Strawberries in the Desert

Story telling from Australia

Letting go of the garden

It’s only the third week of spring and Broken Hill has already seen a run of days above thirty, followed by thunder, lightning, rain and nights that have dropped to three or four degrees. It would be madness to plant anything, daft beyond belief, because we’re finally moving to Sydney, in less than two months.

So call me crazy.

new plants

At first I restricted myself to lettuce, radish and fast growing sugar snap peas. Then I thought basil might be worth a go. And really, what’s basil without a few tomato plants? Of course, now the chooks have gone the rose garden is the perfect place for pumpkin and zucchini, plenty of space for them to sprawl under there. And you know what? Even if the broccoli I planted doesn’t flower I can still snip the leaves for stir-fry. None of which  explains the sweet corn, rhubarb, beetroot, eggplant and capsicum…


How can I leave? The roses are blooming, the three-year old apricot is smothered in specks of velvet and when the cockatoos work out how many almonds are on the tree, we’ll be invaded. It’s the same everywhere – an abundance of blossom on grapefruit, lemon, orange, nectarine and peach trees.

We won’t be here to pick any of it.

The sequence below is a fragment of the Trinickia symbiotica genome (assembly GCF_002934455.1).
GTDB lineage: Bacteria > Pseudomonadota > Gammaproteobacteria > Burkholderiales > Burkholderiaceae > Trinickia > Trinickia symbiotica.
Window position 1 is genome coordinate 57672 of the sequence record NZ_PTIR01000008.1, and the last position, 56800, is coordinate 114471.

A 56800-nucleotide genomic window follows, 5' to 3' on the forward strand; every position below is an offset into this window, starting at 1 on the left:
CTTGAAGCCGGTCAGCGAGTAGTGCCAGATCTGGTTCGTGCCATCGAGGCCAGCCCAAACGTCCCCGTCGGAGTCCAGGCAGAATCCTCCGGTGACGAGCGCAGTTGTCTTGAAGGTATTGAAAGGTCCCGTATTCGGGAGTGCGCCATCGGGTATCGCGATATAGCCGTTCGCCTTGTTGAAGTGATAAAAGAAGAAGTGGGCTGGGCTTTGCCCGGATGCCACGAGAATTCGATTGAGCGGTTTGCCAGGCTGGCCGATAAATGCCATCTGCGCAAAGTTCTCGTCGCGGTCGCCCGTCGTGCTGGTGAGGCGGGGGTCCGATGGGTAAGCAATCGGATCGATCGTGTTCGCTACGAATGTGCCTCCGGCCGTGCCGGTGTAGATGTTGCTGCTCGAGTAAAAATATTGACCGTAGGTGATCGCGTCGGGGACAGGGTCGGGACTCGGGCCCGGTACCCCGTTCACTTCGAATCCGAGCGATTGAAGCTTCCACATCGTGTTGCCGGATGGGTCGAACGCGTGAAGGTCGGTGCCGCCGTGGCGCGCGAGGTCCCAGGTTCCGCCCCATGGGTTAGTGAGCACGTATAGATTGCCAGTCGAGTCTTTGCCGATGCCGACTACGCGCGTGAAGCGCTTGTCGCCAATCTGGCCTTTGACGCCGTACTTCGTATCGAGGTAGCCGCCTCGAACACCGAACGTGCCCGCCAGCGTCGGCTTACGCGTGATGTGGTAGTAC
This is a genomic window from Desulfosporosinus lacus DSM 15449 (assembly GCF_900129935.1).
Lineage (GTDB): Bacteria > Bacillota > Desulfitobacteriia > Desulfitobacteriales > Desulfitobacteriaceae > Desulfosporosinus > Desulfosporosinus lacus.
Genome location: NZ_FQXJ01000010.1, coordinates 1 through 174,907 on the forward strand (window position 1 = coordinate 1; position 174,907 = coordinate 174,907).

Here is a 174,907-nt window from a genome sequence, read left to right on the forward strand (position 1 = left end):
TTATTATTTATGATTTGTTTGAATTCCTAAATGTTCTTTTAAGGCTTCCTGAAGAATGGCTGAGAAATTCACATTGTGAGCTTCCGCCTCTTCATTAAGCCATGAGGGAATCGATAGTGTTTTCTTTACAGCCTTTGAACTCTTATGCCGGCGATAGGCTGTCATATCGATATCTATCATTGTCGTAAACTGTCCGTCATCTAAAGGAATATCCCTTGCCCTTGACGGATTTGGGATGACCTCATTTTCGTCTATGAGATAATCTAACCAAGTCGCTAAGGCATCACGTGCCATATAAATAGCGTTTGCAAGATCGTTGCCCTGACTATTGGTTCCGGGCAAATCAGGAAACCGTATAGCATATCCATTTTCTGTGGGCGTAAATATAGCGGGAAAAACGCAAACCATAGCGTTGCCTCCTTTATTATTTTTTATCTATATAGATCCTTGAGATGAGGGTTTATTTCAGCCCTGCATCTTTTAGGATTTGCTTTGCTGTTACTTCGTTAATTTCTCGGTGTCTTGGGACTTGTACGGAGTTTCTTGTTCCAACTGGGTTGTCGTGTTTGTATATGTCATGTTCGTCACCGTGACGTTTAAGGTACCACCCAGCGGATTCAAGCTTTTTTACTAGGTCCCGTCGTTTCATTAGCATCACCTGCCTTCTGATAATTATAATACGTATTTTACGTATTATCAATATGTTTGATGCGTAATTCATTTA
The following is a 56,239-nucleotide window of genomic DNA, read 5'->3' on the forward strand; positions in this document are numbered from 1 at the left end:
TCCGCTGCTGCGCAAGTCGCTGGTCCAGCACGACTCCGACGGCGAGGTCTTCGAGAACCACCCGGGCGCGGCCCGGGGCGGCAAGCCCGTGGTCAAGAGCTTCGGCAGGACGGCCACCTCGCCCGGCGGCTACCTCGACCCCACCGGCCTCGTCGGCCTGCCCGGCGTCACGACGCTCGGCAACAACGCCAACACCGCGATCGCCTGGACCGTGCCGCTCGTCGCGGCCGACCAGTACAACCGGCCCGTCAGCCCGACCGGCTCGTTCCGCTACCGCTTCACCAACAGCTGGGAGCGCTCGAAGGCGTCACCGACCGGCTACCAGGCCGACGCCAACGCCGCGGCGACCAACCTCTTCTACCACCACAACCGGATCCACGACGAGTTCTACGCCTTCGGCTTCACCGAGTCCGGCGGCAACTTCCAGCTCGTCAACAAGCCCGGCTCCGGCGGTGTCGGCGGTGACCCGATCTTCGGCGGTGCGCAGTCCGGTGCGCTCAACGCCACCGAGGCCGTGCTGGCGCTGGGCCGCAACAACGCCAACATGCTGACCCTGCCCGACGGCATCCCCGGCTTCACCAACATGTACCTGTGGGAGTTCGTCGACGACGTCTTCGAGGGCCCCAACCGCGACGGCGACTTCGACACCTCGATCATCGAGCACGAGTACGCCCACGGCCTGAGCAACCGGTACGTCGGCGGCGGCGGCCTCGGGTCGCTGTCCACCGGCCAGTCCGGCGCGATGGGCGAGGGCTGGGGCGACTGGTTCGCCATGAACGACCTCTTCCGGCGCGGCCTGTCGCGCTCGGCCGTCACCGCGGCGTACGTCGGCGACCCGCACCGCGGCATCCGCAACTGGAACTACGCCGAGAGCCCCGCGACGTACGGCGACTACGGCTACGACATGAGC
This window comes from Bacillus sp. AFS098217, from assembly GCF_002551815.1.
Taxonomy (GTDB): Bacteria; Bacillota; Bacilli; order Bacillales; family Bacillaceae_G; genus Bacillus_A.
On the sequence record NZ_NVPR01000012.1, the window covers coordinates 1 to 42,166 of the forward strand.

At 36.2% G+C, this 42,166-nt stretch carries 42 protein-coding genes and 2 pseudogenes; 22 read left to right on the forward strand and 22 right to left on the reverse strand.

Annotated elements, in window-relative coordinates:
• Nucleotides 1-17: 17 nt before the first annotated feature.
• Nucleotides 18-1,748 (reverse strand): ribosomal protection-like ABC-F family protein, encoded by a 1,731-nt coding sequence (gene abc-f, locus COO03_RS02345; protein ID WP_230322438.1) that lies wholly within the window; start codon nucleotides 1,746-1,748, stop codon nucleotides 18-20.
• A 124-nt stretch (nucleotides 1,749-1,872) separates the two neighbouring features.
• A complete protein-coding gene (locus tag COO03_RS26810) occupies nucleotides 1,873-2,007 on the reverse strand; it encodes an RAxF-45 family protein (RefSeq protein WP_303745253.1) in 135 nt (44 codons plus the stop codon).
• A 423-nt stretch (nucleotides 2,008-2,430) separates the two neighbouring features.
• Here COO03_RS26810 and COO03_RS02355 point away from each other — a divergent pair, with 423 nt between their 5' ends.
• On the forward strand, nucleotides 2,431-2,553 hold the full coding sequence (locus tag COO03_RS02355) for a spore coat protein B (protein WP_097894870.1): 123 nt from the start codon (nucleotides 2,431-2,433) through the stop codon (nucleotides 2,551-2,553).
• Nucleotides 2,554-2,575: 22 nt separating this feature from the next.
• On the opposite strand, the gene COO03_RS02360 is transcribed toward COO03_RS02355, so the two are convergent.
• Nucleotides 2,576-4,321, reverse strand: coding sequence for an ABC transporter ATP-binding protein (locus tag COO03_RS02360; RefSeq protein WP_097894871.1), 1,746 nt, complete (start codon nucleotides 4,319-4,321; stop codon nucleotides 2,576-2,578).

There’s a perverse pleasure in knowing that someone else will enjoy the fruits of my labour. I want the next tenants to be impressed; I want them to love this garden as much as I do.

That’s why I’ve sprinkled sulphate of potash, spread fertiliser, sprayed seaweed, dug up weeds, laid down a thick mulch of sugar cane and generally done everything I can to prepare the garden for its new owner, whoever that may be.

nectarine in blossom

I found a pot of old pennies when we were clearing out a cupboard this week and I’m going to place them in a circle around some of the tender seedlings (don’t laugh, this might work). The copper in the pennies should stop the slugs’ nightly raid, like a magic fairy ring.

Since the local supermarket started selling seedlings Clyde’s been on a knife-edge every time I go shopping. I don’t always come back with food.

I’m finding it hard to let go of this garden.

4 comments on “Letting go of the garden

  1. Learning the hard way
    September 20, 2013

    Given I have more of a black than green thumb (or, as I realistically prefer to call it, the thumb of death), I am genuinely in awe of people who can keep lavender alive, let alone someone who can plant, cultivate and revel in the fruits of their labour in some area generally considered less than horticulturally friendly. You have a gift indeed. Are you moving to somewhere exotic?


  2. debhuntinbrokenhill
    September 20, 2013

    Moving to inner west, Sydney, haven’t told the dingo yet


  3. Adele Hughes
    September 20, 2013

    The last sentence does seem to sum it all up beautifully Deb!!!
    But having read your wonderful ‘Dream Wheeler’ I can quite understand your feelings about the garden and you’ll get great photos to remember it by before you depart!


    • debhuntinbrokenhill
      September 20, 2013

      Thanks Adele, and that’s a great reminder to take my camera with me every time I go out into the garden – just like you do! Hope all is well with you.


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This entry was posted on September 19, 2013 by and tagged , , , , , , , , , , , .

I'm a writer based in Australia with a passion for gardening, remote places and people with a story to tell.

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